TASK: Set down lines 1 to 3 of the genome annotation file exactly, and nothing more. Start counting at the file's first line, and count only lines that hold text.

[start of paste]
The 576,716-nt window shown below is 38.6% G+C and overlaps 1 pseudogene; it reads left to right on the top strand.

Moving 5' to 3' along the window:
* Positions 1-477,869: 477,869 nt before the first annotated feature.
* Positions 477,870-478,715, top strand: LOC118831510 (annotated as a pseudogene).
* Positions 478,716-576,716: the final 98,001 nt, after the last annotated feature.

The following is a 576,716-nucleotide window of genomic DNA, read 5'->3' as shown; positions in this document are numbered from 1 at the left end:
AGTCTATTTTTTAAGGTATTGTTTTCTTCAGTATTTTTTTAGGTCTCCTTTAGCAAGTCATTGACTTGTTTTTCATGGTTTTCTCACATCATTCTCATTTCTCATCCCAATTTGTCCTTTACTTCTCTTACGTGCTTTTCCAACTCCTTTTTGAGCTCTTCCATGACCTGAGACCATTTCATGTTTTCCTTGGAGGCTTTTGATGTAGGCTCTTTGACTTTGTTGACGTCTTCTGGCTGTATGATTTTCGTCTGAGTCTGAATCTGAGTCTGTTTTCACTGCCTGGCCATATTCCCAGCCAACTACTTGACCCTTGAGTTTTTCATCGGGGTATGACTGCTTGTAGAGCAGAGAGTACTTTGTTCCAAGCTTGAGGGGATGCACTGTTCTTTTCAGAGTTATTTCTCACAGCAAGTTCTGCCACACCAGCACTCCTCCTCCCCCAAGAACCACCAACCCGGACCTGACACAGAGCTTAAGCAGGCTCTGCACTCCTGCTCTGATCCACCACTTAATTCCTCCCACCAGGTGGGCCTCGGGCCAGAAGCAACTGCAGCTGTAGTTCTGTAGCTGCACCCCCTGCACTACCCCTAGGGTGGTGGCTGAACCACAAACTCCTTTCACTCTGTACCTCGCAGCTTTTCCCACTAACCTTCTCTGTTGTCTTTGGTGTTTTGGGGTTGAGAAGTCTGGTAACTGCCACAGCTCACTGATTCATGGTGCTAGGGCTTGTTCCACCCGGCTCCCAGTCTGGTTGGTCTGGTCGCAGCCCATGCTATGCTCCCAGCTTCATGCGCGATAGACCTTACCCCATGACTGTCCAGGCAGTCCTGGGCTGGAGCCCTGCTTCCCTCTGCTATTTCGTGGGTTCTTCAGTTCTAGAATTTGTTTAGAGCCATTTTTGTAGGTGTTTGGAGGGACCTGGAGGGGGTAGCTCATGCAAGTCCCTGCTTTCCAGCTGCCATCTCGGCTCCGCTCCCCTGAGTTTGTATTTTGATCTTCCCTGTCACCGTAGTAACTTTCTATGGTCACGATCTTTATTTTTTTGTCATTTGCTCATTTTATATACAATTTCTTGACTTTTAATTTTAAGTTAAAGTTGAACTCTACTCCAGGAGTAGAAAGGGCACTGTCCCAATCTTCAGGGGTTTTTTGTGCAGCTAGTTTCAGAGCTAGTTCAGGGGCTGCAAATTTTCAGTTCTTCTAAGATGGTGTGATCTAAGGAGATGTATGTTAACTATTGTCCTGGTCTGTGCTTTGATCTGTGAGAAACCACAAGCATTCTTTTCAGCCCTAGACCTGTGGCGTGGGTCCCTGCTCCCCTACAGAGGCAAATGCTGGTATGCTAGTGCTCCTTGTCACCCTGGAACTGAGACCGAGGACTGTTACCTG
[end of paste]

The 576,716-nt window shown below is 38.6% G+C and overlaps 1 pseudogene; it reads left to right on the top strand.

Moving 5' to 3' along the window:
* Positions 1-477,869: 477,869 nt before the first annotated feature.